Local and state legislators alongside various stakeholders have mixed opinions about a Castleton University faculty letter asking the Vermont State College Systems’ (VSCS) Board of Trustees to “press pause” on the current tri-university merger.
The letter, which was received by Chancellor Sophie Zdatny and her office on Tuesday, Oct. 26, insisted that a halt in the merger as it was currently progressing was necessary. Reasons included a lack of financial data to support the solvency of the new university, not enough time for faculty to execute consolidation efforts, and a growing divisiveness among the merging campuses.
After reaching news outlets across Vermont, the Castleton faculty letter of grievance has emboldened some to support the faculty and others to speak out about why the merge is so desperately necessary.
Local legislators voice distaste
Rutland County legislators have been particularly vocal about a lack of transparency on the part of the Board of Trustees as to how the merger will progress in a viable manner, though they understand the process is necessary.
“You know, it’s always hard to change. But I think that there may be a necessity here if we’re going to make sure that the system is viable and sustainable,” Rutland Sen. Cheryl Hooker said. “But the faculty, the staff, haven’t really been engaged in this. And they’re the ones who know what’s [happening] on these campuses. I don’t believe it’s just Castleton either, I mean, VTC and Northern Vermont University—they should all have some say in what’s happening and how all of this is going to move forward.”
Hooker, like many of her colleagues, acknowledged that Castleton University is a sort of “economic engine” for the Rutland region and she worries a change in branding could impact the entire region were it to result in a decrease in enrollment at the college.
Sen. Brian Collamore said concerns over branding and its impact on Rutland County were discussed in a meeting with the delegation from Rutland and University of Vermont administration.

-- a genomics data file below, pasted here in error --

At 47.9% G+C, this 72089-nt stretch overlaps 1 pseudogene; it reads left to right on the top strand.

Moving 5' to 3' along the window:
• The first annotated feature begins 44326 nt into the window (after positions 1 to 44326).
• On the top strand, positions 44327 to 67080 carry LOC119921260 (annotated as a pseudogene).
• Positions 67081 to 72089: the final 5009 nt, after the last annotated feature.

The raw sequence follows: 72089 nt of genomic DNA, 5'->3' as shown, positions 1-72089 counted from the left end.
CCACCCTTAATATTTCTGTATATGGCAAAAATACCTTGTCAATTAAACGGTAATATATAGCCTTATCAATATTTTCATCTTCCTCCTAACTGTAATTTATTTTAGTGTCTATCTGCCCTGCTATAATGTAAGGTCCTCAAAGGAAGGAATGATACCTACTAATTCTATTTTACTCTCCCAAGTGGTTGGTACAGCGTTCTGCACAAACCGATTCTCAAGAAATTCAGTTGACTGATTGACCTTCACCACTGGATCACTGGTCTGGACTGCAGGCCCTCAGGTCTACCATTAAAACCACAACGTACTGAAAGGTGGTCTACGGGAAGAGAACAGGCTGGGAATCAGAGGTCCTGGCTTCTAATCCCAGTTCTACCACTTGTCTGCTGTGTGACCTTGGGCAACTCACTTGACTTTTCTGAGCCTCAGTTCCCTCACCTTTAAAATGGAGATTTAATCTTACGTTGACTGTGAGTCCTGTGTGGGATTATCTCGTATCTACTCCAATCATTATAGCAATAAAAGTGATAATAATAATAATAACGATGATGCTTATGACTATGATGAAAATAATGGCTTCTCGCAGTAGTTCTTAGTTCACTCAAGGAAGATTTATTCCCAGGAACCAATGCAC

“We were told that the University of Vermont does not agree with this [rebranding] decision. They were against it,” Collamore said. “You know, as soon as you say Vermont and university, those two words, now you’ve confused the University of Vermont with the Vermont State University.”
Rutland Rep. William Notte, a Castleton alum, argued that the merge runs the risk of not only damaging enrollment across the system, but that the end goal of “trying to make everyone happy” will lead to Castleton and its benefits to the area being a casualty.
“I don’t think my dismay with the proposed merger can simply be put down as bias towards Castleton,” Notte said. “Most of the problems Castleton had before COVID can be traced directly back to inadequate funding and receiving less funding from the state per student than Lyndon and Johnson did. Castleton is a strong university and it’s unfortunate that they are not being given that opportunity to thrive.”
Zdatny said before the merge of Lyndon and Johnson, each of the five colleges received 20 percent of the state base appropriation. Since the merger, the Board realized a flat 40 percent would not be fair to the other colleges, so a formula was put in process to examine headcount as well as full-time equivalents—which considers part-time students in a functional and comparable way to the other institutions.
“CCV has about half the students. But because a lot of their students are part time, if you look at full time equivalents, they don’t have half the students,” Zdatny said. “[The Board] implemented a policy to shift the allocation over time. They had a number of requirements, criteria, and it was kind of a weighted formula. The formula itself was actually suspended last year once we went into this sort of financial crisis. So right now, that is one of the items of work for one of the project management teams.”
A history of missed opportunity
The rush to solvency for the VSCS is arguably the major cause of dissonance between Castleton faculty and the Board of Trustees at this juncture—creating a timeline that some feel is simply too tight to consolidate 100 plus courses by May.